How is it that the coolest new show on Broadway in 2019 is a 1943 musical usually regarded as a very square slice of American pie? The answer arrives before the first song is over in Daniel Fish’s wide-awake, jolting and altogether wonderful production of “Rodgers and Hammerstein’s Oklahoma!,” which opened on Sunday night at the Circle in the Square Theater.
“Oh, What a Beautiful Mornin’” is the title and the opening line of this familiar number, a paean to a land of promisingly blue skies and open spaces. But Curly, the cowboy who sings it, isn’t cushioned by the expected lush orchestrations. Nor is the actor playing him your usual solid slab of beefcake with a strapping tenor.
As embodied by the excellent Damon Daunno, this lad of the prairies is wiry and wired, so full of unchanneled sexual energy you expect him to implode. There’s the hint of a wobble in his cocky strut and voice.
Doing his best to project a confidence he doesn’t entirely feel, to the accompaniment of a down-home guitar, he seems so palpably young. As is often true of big boys with unsettled hormones, he also reads as just a little dangerous.
He’s a lot like the feisty, ever-evolving nation he’s so proud to belong to. That would be the United States of America, then and now.
Making his Broadway debut as a director, Mr. Fish has reconceived a work often seen as a byword for can-do optimism as a mirror for our age of doubt and anxiety. This is “Oklahoma!” for an era in which longstanding American legacies are being examined with newly skeptical eyes.
Such a metamorphosis has been realized with scarcely a changed word of Oscar Hammerstein II’s original book and lyrics. This isn’t an act of plunder, but of reclamation. And a cozy old friend starts to seem like a figure of disturbing — and exciting — depth and complexity.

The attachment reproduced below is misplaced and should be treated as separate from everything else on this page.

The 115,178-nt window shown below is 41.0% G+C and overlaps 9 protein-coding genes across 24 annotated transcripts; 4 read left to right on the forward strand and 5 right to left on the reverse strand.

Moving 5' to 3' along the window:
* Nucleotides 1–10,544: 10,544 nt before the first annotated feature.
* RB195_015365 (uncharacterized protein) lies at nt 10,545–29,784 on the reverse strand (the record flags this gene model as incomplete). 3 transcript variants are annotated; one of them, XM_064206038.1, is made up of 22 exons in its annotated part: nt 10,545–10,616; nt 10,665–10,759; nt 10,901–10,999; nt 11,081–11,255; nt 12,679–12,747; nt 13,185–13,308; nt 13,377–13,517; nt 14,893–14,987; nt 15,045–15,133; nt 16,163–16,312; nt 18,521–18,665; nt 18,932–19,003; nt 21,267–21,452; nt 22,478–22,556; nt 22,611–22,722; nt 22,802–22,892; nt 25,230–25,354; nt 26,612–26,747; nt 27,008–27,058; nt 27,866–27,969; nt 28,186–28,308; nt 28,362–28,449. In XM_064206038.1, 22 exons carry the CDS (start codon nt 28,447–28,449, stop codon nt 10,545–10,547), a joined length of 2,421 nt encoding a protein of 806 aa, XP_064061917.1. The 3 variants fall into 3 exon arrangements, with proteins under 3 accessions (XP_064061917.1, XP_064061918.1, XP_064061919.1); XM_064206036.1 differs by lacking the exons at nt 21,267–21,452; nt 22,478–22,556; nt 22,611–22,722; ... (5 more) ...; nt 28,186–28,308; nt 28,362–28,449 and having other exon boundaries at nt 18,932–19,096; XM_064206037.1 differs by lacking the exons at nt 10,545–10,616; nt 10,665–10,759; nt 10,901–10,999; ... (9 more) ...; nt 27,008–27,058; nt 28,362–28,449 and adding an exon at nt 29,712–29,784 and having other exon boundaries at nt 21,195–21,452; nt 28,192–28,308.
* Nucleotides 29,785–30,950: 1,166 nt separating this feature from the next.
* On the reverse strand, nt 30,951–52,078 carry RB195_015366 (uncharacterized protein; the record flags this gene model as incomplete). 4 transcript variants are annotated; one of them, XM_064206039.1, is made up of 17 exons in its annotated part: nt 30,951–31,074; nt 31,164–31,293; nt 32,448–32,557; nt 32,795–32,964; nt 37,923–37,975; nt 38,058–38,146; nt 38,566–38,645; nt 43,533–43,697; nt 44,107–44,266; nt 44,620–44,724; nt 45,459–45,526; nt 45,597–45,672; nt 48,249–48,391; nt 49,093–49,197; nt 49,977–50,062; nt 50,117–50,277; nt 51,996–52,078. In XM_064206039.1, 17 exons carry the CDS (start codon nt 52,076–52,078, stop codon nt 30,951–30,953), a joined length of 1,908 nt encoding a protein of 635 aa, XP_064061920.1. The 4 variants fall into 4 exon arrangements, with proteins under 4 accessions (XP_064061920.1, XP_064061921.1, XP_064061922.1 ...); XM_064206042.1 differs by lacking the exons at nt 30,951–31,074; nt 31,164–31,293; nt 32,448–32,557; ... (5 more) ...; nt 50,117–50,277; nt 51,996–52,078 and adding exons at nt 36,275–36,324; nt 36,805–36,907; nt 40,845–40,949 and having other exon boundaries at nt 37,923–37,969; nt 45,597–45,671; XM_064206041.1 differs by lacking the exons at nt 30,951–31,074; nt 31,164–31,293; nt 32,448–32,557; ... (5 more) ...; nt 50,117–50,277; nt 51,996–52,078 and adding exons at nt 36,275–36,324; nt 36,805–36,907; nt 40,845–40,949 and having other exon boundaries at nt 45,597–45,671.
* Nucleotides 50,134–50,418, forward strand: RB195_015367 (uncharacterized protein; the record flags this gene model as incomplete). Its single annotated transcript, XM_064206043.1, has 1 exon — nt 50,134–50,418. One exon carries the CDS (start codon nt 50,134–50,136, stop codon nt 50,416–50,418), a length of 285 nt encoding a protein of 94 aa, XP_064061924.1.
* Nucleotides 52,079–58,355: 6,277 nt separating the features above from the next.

Mr. Fish’s version isn’t the first “Oklahoma!” to elicit the shadows from within the play’s sunshine. Trevor Nunn and Susan Stroman’s interpretation for London’s National Theater of nearly two decades ago, while more traditionally staged, also scaled up the disquieting erotic elements.
But this latest incarnation goes much further in digging to a core of fraught ambivalence. To do so, it strips “Oklahoma!” down to its skivvies, discarding the picturesque costumes and swirling orchestrations, and revealing a very human body that belongs to our conflicted present as much as it did to 1943 or to 1906, the year in which the show (based on Lynn Riggs’s “Green Grow the Lilacs”) takes place.
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Laura Jellinek’s set suggests a small-town community center that might double as a polling station, decorated with festive banners, colored lights — and a full arsenal of guns on the walls. It’s made clear that we the audience are part of this community. The house lights stay on for much of the show, in a homogenizing brightness, that is occasionally and abruptly changed for pitch darkness. (Scott Zielinski is the first-rate lighting designer.)
There’s chili cooking on the refectory tables onstage, for the audience’s consumption at intermission. A seven-member hootenanny-style band sits in plain view. The well-known melodies they play have been reimagined — by the brilliant orchestrator and arranger Daniel Kluger — with the vernacular throb and straightforwardness of country and western ballads.
The cast members — wearing a lot of good old, form-fitting denim (Terese Wadden did the costumes) — are just plain folks. Singing with conversational ease, they occasionally flirt and joke with the audience seated on either side of the stage. We are all, it would appear, in this together.
Though the cast has been whittled down to 11 speaking parts (and one dancer), the key characters are very much present. They include our scrapping leading lovers, Curly McLain and Laurey Williams (Rebecca Naomi Jones); their comic counterparts, Will Parker (James Davis) and Ado Annie (Ali Stroker); that bastion of homespun wisdom and stoicism, Aunt Eller (Mary Testa) and the womanizing peddler Ali Hakim (Will Brill).
Oh, I almost forgot poor old Jud Fry (Patrick Vaill), the slightly, well, weird handyman who’s sweet, in a sour way, on Laurey. Everybody forgets Jud, or tries to. Not that this is possible, with Mr. Vaill lending a charismatic, hungry loneliness to the part that’s guaranteed to haunt your nightmares.
These people — in some cases nontraditionally yet always perfectly cast — intersect much as they usually do in “Oklahoma!” They court and spark, fight and reunite. They also show off by picking up guitars and microphones and dancing like prairie bacchantes. (John Heginbotham did the spontaneous-feeling choreography.) They use household chores, like shucking corn, to memorably annotative effect.